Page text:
A review of The Way of the Saints by Elizabeth Engelman

Reviewed by Claire Hamner Matturro

The Way of the Saints
by Elizabeth Engelman
Southeast Missouri State Univ Press
September 1, 2021, Paperback, 212 pages, ISBN-13: 978-1733015332

The Way of the Saints by Elizabeth Engelman is a stunning and lush debut about an extended Puerto Rican family struggling to survive its own heritage. The diverse stories, varied settings, and multiple characters all have their riveting moments, but one of the stand-out qualities about The Way of the Saints is the sheer richness and beauty of its language. Engelman, a poet, has such stirring and evocative sentences as: “Still, he felt the click of wings and tongues permeating his ears when he slept.” Or this one, which wraps the novel’s prevalent mysticism with simple, yet powerful, language: “She was a slave trader with the dead.”

Written as inter-related stories that can be read as a multi-generational novel or a collection of short stories, the book reflects the author’s own life and that of her family. Her webpage indicates that Engelman, who now lives in Florida, is the daughter of a Santeria priestess, as is one of her main characters. As such, readers should expect—and will not be disappointed—to find a good deal of Santeria involved in the plot lines and descriptions. 

The book opens in Puerto Rico, in 1923, when Rosendo, a young boy, is sold to an “espiritismo” who “would have paid more if not for the bruises and burn marks on Rosendo’s skin.” From that powerful and rather brutal introduction, the book hops to Lower East Side Manhattan in 1974 when a young pregnant woman, Isabel, visits a Santeria priest known as a “babalawo” and “a father of secrets.” Isabel has suffered three miscarriages and is desperate to save the child she now carries—desperate enough to forsake her mother’s condemnation of the babalawo. However, he soon tells her “You’re in danger,…you’re cursed.” 

Isabel, readers soon learn, is Rosendo’s daughter. In the company of the babalawo, she recalls “the explosive snap of her father’s belt,” and that he was a Pentecostal preacher. Such contrasts form a central pattern in the book as the old ways and the new challenge each other, with chapters set in Puerto Rico in the twenties and thirties, and chapters set in New York in more current times. As such the book is a study in contrasts—and conflicts. The weaving back forth in time and location creates a wonderful tapestry of characters and plot, though it does require readers to pay close attention. But the complexity of the book is part of it power, and the characters emerge well developed over the course of the book.

Santeria rituals and beliefs are often juxtaposed with Christianity, in keeping with the book’s habit of offering contrasts and conflicts. For example:

To cover all of her bases, as instructed by Grandma Paula, [Isabel] rebuked the Egun and each of the orishas in the name of Jesus.

Esther shrugged. “That’s it?” She had anticipated an Exorcist moment, a lightning strike that never came. There was only the sound of running water.

Though the stories start with young Rosendo, the dominant characters are three generations of Puerto Rican women, Paula, Isabel, and Esther. Through these three, the author carries readers through Puerto Rico’s Independence movement, the harsh poverty of life in New York tenements, a trip to Cuba, and ultimately hard-won prosperity. Through it all, the family struggles with dysfunction, rape, abuses, and Isabel’s involvement with Santeria. This struggle is vividly depicted in one precise sentence: “[Isabel] slept with headphones on, listening to a continuous loop of Southern gospel preaching to keep out the rum-thickened voices of her ancestors.”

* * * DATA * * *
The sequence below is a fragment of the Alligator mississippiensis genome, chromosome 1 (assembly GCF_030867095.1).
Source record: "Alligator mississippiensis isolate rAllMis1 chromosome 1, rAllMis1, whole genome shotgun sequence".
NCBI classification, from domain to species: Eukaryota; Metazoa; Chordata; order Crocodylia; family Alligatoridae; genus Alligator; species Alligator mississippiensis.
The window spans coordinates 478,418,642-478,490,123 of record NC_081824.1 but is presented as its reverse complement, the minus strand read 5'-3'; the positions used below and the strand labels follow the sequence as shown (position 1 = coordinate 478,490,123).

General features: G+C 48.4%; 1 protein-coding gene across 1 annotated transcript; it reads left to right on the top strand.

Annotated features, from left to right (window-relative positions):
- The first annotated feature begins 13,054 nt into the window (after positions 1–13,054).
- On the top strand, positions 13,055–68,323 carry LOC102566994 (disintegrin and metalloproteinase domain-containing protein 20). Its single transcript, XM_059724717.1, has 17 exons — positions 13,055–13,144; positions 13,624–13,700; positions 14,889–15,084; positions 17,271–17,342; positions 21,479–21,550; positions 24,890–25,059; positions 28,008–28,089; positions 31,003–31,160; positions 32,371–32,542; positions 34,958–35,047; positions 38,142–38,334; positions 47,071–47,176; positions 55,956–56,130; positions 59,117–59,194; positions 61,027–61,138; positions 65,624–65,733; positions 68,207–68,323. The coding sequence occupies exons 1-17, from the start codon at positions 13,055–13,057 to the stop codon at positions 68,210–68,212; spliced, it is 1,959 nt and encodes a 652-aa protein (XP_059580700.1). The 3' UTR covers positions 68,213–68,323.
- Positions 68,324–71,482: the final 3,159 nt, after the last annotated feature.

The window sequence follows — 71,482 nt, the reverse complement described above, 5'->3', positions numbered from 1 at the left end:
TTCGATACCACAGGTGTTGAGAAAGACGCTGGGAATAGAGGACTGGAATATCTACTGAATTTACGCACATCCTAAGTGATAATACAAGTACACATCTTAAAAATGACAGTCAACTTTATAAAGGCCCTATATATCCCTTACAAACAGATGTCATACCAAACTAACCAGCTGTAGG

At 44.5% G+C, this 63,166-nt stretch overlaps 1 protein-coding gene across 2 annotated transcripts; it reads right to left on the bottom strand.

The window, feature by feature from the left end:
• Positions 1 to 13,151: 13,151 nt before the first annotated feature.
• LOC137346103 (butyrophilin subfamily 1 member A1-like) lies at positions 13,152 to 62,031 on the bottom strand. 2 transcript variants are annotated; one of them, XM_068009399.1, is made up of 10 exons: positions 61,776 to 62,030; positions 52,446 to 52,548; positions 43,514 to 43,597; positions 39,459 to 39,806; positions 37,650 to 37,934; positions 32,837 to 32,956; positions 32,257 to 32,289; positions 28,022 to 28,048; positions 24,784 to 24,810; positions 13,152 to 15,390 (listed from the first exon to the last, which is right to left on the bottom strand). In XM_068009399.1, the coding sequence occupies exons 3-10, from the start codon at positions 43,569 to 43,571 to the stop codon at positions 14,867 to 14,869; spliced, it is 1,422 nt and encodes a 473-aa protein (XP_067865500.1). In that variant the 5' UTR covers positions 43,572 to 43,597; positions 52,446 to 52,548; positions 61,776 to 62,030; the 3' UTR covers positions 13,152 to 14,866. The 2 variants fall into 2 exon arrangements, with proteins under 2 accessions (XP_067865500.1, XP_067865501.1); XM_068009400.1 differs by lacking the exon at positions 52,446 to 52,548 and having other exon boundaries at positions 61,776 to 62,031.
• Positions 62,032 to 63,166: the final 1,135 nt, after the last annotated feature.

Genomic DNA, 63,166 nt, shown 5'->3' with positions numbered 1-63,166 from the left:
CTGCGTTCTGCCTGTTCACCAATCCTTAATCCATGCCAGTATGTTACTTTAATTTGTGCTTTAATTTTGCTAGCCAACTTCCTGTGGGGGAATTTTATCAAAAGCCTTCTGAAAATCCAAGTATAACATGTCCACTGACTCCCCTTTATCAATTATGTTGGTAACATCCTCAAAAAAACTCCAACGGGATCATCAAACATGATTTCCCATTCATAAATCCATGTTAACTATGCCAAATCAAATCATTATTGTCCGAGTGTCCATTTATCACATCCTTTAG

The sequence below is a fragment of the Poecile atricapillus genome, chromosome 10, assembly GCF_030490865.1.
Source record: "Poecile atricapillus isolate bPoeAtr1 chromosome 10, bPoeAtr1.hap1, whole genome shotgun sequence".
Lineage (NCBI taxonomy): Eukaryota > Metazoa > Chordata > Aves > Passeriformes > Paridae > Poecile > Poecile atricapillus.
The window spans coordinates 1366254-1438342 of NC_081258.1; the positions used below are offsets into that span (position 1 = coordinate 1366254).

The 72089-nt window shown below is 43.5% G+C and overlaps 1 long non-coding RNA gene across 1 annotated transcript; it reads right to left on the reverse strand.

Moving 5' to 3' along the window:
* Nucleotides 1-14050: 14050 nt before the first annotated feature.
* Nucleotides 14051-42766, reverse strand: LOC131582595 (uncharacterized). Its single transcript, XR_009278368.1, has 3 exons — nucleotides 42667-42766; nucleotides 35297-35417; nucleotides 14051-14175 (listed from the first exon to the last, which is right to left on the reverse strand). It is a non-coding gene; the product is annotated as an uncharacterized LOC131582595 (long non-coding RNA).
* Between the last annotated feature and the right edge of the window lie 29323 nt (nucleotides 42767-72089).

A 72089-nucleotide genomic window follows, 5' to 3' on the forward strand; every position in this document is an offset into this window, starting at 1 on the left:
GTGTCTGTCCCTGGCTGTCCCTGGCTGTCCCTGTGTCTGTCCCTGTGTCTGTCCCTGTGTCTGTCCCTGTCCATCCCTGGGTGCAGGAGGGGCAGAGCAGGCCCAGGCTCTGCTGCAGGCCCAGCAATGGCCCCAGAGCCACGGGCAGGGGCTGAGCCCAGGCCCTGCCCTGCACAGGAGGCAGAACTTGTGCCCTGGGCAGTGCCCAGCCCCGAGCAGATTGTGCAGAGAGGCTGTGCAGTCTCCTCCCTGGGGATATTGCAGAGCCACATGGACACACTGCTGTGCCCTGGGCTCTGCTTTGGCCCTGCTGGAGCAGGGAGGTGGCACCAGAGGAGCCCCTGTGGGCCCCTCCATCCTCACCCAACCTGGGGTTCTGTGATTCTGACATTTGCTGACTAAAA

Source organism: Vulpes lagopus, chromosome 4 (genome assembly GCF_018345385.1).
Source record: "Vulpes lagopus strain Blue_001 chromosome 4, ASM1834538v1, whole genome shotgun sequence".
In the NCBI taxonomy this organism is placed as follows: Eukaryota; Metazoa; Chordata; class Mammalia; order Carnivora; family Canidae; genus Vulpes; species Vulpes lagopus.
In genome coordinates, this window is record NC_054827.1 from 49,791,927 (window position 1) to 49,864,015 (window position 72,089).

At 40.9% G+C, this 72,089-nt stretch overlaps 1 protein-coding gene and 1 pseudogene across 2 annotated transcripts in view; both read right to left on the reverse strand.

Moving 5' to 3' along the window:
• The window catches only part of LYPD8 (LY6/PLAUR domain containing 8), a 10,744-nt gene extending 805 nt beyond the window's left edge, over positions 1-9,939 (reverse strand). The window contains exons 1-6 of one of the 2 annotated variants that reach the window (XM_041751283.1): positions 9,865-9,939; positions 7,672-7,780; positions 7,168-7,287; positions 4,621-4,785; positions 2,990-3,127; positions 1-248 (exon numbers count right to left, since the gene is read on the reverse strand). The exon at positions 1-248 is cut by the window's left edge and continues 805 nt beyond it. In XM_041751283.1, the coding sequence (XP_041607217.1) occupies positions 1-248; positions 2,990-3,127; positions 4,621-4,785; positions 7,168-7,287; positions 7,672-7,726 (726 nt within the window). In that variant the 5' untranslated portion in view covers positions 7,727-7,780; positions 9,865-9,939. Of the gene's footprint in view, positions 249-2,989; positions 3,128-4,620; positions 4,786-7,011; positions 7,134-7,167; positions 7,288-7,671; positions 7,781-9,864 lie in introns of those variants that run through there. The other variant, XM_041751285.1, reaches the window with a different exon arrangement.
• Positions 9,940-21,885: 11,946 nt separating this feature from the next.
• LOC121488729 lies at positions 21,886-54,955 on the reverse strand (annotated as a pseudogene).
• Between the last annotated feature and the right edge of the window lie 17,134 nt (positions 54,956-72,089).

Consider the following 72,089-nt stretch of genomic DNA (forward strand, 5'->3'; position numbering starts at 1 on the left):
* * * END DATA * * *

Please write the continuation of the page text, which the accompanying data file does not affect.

Well-versed in both the Puerto Rican culture and history—and in the Santeria rituals—The Way of Saints should capture any readers’ attention and hold it to the last, beautiful word. This is a stunning book, even if sometimes bleak, about a family struggling to transcend its own sometimes cryptic and often brutal history, as well as the history of their natural land. This is not a light and fluffy book, but its harshness and intensity are part of what makes it such a great read. And, as mentioned before, the writing itself is eloquent and gorgeous. The lyrical, precise prose in The Way of the Saints transforms the story into literature. 

While this is a debut novel, the author, Elizbeth Engelman, is no stranger to the literary world. She is a recipient of the Marianne Russo Award and a Rotary Ambassadorial Scholar Grant to Ireland, a 2019 top-ten finalist for the University of New Orleans Publishing Lab Prize, and the New York Times and Endeavor Magazine have published her essays. Yale’s literary and art journal, LETTERS, has published her poetry. Engelman earned an MFA from the University of Tampa, an M.A. in Poetry from Lancaster University, and a B.A. from Carson-Newman University. The Way of the Saints also won the Nilson Prize for a First Novel. 

About the reviewer: Claire Hamner Matturro has been a newspaper reporter in Alabama, a lawyer in Florida, and has taught at Florida State University College of Law and University of Oregon School of Law. An author of seven prior mysteries and legal thrillers, she and her husband live on the Gulf Coast of Florida. Her newest book, Wayward Girls (Red Adept Publishing Aug. 2021), is with co-author Penny Koepsel. Claire remains active in writers’ and environmental groups and is an associate editor at Southern Literary Review. Visit her at www.clairematturro.com

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